We must challenge our collective desire to strip a story that subverts a normative way of seeing the world. We as LGBT individuals and allies must tap our recent tragedies and triumphs to prevent our own story from disappearing into the exact same narrative most embraced by the bigots who used that norm against us.

The riots at Stonewall are, in fact, the perfect example. Conversations about its history selectively ignore significant components of the rioters’ identities, often including the vital presence of trans women (Sylvia Rivera, Miss Major, Marsha P. Johnson) and gay men but excluding the fact that many of these individuals were hustlers and street workers. Look for the biography of Sylvia Rivera, one of the most well-respected trans activists and Stonewall participants, and you will find her experience of street work excised. This, despite how sex work may have formed her only available opportunity at that time to afford to engage in her activist work. She was hardly the only trans woman of color involved in the sex industry supporting the riots. And then there were the hustlers, the young men working to support themselves after escaping to the city from lives that would have ended up in false marriages, depression, or, as it did for many, suicide or deaths by gay bashing. These were the people, harassed by the police to the point of exhaustion, willing to publicly engage as LGBT people at a time of great risk, the people who actually make up our liberation narrative.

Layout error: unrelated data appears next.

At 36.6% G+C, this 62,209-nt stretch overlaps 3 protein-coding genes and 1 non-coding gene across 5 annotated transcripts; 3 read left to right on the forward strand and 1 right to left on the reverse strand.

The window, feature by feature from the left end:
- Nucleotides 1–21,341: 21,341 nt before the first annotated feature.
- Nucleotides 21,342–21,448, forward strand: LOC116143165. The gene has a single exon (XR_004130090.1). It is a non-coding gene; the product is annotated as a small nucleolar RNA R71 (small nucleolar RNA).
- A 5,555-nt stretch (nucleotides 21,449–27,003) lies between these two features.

David Wojnarowicz, critically acclaimed artist, ACT UP activist,  and street sex worker. (A detail from a Peter Hujar portrait of David Wojnarowicz, "David Lighting Up," 1985, photo by Flickr user mbschlemmer)

David Wojnarowicz, critically acclaimed artist and writer, ACT UP activist, and hustler. (A detail from a Peter Hujar portrait of David Wojnarowicz, “David Lighting Up,” 1985, photo by Flickr user mbschlemmer)